9 2. Classification and valuation methods of the costs of work-related accidents and illnesses It is widely accepted that the most important costs associated with work-related accidents and illnesses are human costs: pain and suffering, the potential loss of function, a poorer quality of life and a potential reduction in life expectancy. Other costs are those borne by businesses and society as a whole as a consequence of these workrelated accidents or illnesses. All this has led some authors, such as Dorman (2000) to make a distinction between the economic and non-economic costs of work-related accidents and illnesses. This distinction is made according to whether these costs can be calculated as a consequence of whether the goods or services lost have a market price, or can be assigned an approximate price by a qualified observer. One consequence of this definition is that the human costs mentioned above are not considered economic costs. The economic implication of a cost is not the consequence of it being calculable, but rather the consequence of the existence of an opportunity cost (i.e. what is given up when a decision is taken or a choice made), which in this case is the loss of welfare by an individual (and society). Likewise, this distinction between economic and noneconomic costs based on quantification can be based on the potential assignment made by an informed observer. As will be discussed below, the methods for translating these costs into financial terms are increasingly accurate, and are widely and increasingly accepted. We will therefore consider the quantification of the costs of work-related accidents and illnesses, rather than the economic costs of work-related accidents and illnesses, and in this context it is important to define and classify these costs and how they are valued Classification of costs of work-related accidents and illnesses The main reason for defining a specific classification of the costs of work-related accidents and illnesses is to assess them correctly, and to avoid the problems of double accounting that may arise depending on the classification process, and in particular, in cases where the aim is to distribute these costs between various agents (the employer, the worker and/or society). It is therefore important to make a distinction between real costs and deadweight loss. The former are related to the use of certain resources (labor or capital) or to the reduction in the economy's overall capacity to produce goods or services. However, deadweight loss does not entail the use of real resources and only involves payments from one agent to another. It is therefore a cost that does not affect the total costs associated with work-related accidents and illnesses (and therefore totals zero) but it does affect distribution costs. A typical example of deadweight loss is the payment of a fine as the consequence of a work-related accident. This involves a payment by the employer (cost) to society (an increase in resources). Of the classifications proposed in the literature to date, the one that seems to best meet these requirements of facilitating the valuation of cost and avoiding double accounting 9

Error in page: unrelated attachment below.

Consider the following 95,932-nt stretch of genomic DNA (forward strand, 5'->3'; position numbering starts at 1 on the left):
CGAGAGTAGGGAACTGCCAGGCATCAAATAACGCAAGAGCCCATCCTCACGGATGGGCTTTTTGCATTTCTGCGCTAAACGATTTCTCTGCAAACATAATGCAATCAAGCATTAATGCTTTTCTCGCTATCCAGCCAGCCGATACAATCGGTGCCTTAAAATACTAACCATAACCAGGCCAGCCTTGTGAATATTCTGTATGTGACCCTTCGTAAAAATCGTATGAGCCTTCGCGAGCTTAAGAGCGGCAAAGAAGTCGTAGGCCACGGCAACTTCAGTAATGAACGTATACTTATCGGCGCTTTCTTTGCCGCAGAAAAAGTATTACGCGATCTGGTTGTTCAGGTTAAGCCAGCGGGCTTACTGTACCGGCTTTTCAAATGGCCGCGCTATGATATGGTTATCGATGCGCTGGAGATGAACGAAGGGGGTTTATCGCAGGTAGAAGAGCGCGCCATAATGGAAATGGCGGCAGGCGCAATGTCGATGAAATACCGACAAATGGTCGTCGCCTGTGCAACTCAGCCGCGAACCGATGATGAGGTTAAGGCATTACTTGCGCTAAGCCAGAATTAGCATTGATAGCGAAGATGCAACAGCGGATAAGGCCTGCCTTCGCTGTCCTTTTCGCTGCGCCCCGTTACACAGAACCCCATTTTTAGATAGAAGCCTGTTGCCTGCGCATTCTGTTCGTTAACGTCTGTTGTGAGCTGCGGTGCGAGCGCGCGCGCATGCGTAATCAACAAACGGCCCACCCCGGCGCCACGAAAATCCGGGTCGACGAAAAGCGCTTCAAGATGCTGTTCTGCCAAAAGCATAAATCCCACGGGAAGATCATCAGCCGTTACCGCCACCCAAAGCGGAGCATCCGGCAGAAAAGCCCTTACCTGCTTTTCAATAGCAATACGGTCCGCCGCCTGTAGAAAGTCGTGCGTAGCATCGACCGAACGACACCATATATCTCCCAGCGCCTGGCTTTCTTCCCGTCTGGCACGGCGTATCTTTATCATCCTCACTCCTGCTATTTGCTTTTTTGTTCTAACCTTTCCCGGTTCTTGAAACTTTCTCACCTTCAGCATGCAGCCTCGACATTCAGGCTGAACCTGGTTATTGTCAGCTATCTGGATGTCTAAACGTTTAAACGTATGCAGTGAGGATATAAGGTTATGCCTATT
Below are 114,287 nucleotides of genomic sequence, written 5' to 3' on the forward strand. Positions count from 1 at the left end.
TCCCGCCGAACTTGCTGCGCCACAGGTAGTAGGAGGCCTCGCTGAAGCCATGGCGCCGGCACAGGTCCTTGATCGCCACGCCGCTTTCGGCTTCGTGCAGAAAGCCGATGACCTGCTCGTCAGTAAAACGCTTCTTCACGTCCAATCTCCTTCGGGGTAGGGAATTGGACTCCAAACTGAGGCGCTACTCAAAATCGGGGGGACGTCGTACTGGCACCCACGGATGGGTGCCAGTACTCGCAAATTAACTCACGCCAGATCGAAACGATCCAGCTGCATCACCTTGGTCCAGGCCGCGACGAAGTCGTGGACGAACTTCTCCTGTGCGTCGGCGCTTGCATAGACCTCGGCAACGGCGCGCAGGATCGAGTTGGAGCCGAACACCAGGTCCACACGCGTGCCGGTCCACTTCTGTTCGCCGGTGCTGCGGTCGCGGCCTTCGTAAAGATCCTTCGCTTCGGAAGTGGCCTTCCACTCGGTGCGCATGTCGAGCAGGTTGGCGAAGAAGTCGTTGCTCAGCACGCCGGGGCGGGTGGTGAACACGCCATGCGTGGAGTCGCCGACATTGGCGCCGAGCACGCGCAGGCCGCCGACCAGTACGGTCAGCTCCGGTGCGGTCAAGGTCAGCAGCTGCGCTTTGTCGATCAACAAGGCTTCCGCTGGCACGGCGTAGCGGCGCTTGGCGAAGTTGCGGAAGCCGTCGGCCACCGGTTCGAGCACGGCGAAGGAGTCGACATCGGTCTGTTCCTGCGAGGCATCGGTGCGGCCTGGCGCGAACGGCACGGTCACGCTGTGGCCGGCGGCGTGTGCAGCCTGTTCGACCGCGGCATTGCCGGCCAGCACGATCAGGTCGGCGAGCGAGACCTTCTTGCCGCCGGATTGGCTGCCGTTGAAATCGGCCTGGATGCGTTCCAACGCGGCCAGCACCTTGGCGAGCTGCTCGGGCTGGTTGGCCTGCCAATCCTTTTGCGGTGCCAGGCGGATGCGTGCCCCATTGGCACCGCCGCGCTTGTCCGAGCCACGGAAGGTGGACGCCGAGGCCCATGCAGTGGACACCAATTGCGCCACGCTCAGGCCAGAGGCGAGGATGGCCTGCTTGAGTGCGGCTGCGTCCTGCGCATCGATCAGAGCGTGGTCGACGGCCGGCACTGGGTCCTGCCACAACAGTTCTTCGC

10 is the proposal by Goodchild et al (2002) 7, which proposes making a distinction between direct, indirect and intangible costs. Direct costs are those related with the occurrence of a work-related accident or illness and with its prevention. This includes costs related to damage to physical items (machinery, vehicles, the environment, etc.), expenditure arising from treatment of the individuals affected and expenditure not directly related to the treatment of the individual, such as providing his/her family with help and advice. This costs category is similar to the one proposed by Dorman (2000), where direct costs to the employer are identified and attributed by the managers of the employer to the employer's health and safety budget 8. Social Security contributions for work-related accidents and illnesses, payments to medical staff and the costs of legal action arising from work-related accidents and illnesses fall within these direct costs. The definition of direct costs by Leigh et al (2000) 9 also complies with the headings considered by Dorman (2000). Indirect costs are losses of production as a consequence of the accident, and are mainly incurred by the person who has the accident 10. These costs are basically what Leigh et al (2000) also define as indirect costs, but are not the same as what Dorman (2000) deem to be indirect costs to the employer. Among the items included in this category are replacement costs (recruitment and training of workers to replace the worker suffering from the accident or illness), the moral effects on the colleagues of the accident or illness victim, and the accident s investigation costs. In fact, this is what Dorman (2000) deems to be the employer s external costs 11 (those attributed to an economic agent other than the employer where they arose), which include the indirect costs to the victim, those associated with members of his/her family and even the costs associated with the environment, which are classified as direct in the classification by Goodchild et al (2002). Finally, intangible costs are those associated with the loss of welfare by victims as a consequence of the physical, mental and behavioral problems arising from the workrelated accident or illness 12. These costs can be shared with other members of the family and even other members of society, according to the evidence provided by some studies in which the weight of each of these three items differs. The literature contains other classifications of work-related accident and illness costs based on other criteria. These include ex-ante costs and ex-post costs, guaranteed costs and non-guaranteed costs, fixed costs and variable costs. The latter classification makes a distinction between costs for the employer that are constant, whatever the nature of the accident or illness, and those that change depending on its nature. According to Dorman 7 Goodchild, M., Sanderson, K. and Nana, G. (2002), Measuring the Total Cost of Injury in New Zealand: A Review of Alternative Cost Methodologies, Business and Economic Research Limited, Report #4172 prepared for the Department of Labour, New Zealand. 8 They are those that are shown automatically in the employer's accounts. 9 Leigh, J.P., Markowitz, S., Fahs, M. and Landrigan, P. (2000), Costs of Occupational Injuries and Illnesses, The University of Michigan Press. 10 Indirect costs could also be deemed to include those incurred by the members of the accident victim's family or losses of production due to absence from work by victims of a work-related accident. 11 The importance of the external costs may differ in in each case analysed depending on various factors. Among these factors, Dorman (2000) mentions the level of competition in the market, the importance of unemployment and the level of development of public welfare programmes. 12 In the proposal by Dorman (2000), these are the non-economic costs referred to in this study. 10